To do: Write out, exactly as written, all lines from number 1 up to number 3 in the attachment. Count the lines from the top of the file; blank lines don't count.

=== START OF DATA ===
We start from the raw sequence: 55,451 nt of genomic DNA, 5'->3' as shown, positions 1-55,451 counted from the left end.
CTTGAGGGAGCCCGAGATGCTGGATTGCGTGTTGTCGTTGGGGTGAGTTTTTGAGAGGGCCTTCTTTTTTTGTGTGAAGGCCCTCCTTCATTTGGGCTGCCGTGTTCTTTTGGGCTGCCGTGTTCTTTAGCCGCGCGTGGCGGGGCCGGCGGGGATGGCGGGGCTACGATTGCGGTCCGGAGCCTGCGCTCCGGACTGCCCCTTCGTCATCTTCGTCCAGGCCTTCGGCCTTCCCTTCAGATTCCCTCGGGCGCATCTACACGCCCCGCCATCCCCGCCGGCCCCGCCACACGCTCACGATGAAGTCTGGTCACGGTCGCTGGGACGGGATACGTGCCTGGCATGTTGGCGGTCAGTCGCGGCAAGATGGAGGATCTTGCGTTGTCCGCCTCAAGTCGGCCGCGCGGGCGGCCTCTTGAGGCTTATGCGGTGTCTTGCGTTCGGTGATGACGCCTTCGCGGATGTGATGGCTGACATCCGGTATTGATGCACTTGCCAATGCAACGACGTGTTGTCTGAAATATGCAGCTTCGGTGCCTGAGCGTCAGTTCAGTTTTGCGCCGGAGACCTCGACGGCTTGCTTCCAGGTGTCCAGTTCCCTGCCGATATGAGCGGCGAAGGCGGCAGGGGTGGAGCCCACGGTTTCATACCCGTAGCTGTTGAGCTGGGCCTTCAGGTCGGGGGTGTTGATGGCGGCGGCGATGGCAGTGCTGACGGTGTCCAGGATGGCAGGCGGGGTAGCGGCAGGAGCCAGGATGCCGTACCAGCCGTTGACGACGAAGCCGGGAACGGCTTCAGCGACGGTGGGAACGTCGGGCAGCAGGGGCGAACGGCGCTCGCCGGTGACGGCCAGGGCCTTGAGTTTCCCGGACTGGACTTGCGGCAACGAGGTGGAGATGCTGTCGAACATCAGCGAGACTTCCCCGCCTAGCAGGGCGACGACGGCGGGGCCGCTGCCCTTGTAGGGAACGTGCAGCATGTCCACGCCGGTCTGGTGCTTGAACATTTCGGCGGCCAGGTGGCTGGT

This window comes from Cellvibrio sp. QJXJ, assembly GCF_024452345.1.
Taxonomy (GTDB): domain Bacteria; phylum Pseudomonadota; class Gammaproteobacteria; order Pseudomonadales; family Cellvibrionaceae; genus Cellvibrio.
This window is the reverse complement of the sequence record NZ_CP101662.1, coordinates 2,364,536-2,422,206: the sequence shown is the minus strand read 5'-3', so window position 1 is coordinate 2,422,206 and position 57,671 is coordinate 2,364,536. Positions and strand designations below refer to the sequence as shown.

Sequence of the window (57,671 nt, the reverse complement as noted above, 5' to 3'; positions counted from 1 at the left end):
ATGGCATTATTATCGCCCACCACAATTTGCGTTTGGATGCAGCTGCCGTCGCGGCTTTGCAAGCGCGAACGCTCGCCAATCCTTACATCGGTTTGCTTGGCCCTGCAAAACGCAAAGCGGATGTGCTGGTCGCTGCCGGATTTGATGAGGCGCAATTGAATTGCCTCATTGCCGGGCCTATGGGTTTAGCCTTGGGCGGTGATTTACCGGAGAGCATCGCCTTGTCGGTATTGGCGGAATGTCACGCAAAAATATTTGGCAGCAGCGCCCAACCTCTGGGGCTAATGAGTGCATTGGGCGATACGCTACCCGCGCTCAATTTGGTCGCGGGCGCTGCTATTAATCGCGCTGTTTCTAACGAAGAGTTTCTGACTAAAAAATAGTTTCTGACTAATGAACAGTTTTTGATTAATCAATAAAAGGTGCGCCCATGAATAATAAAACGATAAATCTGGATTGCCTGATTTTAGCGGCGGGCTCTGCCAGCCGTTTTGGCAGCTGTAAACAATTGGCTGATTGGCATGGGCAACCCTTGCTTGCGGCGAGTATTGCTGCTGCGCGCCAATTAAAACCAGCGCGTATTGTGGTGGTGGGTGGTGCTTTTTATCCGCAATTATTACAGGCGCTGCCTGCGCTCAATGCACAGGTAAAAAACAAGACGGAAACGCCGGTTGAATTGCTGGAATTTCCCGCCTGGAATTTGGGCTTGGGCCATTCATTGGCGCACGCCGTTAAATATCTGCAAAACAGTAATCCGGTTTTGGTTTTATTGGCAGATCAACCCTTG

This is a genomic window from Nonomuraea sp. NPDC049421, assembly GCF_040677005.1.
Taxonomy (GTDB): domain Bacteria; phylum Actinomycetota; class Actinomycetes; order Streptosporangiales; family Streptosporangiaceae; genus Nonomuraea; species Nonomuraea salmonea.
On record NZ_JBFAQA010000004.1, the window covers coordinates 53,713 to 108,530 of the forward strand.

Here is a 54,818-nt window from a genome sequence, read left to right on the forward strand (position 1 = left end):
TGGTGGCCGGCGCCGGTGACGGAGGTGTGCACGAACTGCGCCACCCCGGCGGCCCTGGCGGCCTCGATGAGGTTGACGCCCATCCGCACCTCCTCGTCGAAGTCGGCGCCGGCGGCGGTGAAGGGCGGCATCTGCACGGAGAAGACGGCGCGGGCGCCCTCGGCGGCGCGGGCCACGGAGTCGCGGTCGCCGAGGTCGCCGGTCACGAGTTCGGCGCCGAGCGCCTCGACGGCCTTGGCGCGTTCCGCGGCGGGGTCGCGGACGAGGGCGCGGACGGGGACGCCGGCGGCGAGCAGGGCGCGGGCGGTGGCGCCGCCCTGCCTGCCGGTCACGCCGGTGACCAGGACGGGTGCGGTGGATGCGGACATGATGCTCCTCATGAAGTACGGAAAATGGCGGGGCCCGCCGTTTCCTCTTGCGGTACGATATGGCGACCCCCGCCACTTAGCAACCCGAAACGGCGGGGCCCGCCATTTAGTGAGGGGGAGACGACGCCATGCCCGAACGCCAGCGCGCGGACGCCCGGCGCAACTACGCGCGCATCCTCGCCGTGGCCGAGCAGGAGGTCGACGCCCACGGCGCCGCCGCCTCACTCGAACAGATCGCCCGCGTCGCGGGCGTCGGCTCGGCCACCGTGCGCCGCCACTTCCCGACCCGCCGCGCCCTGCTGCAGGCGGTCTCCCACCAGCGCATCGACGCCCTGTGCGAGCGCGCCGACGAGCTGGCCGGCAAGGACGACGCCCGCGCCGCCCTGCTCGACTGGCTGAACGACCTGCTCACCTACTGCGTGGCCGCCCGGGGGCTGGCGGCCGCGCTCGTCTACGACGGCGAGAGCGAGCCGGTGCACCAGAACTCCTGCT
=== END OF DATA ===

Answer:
We start from the raw sequence: 55,451 nt of genomic DNA, 5'->3' as shown, positions 1-55,451 counted from the left end.
CTTGAGGGAGCCCGAGATGCTGGATTGCGTGTTGTCGTTGGGGTGAGTTTTTGAGAGGGCCTTCTTTTTTTGTGTGAAGGCCCTCCTTCATTTGGGCTGCCGTGTTCTTTTGGGCTGCCGTGTTCTTTAGCCGCGCGTGGCGGGGCCGGCGGGGATGGCGGGGCTACGATTGCGGTCCGGAGCCTGCGCTCCGGACTGCCCCTTCGTCATCTTCGTCCAGGCCTTCGGCCTTCCCTTCAGATTCCCTCGGGCGCATCTACACGCCCCGCCATCCCCGCCGGCCCCGCCACACGCTCACGATGAAGTCTGGTCACGGTCGCTGGGACGGGATACGTGCCTGGCATGTTGGCGGTCAGTCGCGGCAAGATGGAGGATCTTGCGTTGTCCGCCTCAAGTCGGCCGCGCGGGCGGCCTCTTGAGGCTTATGCGGTGTCTTGCGTTCGGTGATGACGCCTTCGCGGATGTGATGGCTGACATCCGGTATTGATGCACTTGCCAATGCAACGACGTGTTGTCTGAAATATGCAGCTTCGGTGCCTGAGCGTCAGTTCAGTTTTGCGCCGGAGACCTCGACGGCTTGCTTCCAGGTGTCCAGTTCCCTGCCGATATGAGCGGCGAAGGCGGCAGGGGTGGAGCCCACGGTTTCATACCCGTAGCTGTTGAGCTGGGCCTTCAGGTCGGGGGTGTTGATGGCGGCGGCGATGGCAGTGCTGACGGTGTCCAGGATGGCAGGCGGGGTAGCGGCAGGAGCCAGGATGCCGTACCAGCCGTTGACGACGAAGCCGGGAACGGCTTCAGCGACGGTGGGAACGTCGGGCAGCAGGGGCGAACGGCGCTCGCCGGTGACGGCCAGGGCCTTGAGTTTCCCGGACTGGACTTGCGGCAACGAGGTGGAGATGCTGTCGAACATCAGCGAGACTTCCCCGCCTAGCAGGGCGACGACGGCGGGGCCGCTGCCCTTGTAGGGAACGTGCAGCATGTCCACGCCGGTCTGGTGCTTGAACATTTCGGCGGCCAGGTGGCTGGT

This window comes from Cellvibrio sp. QJXJ, assembly GCF_024452345.1.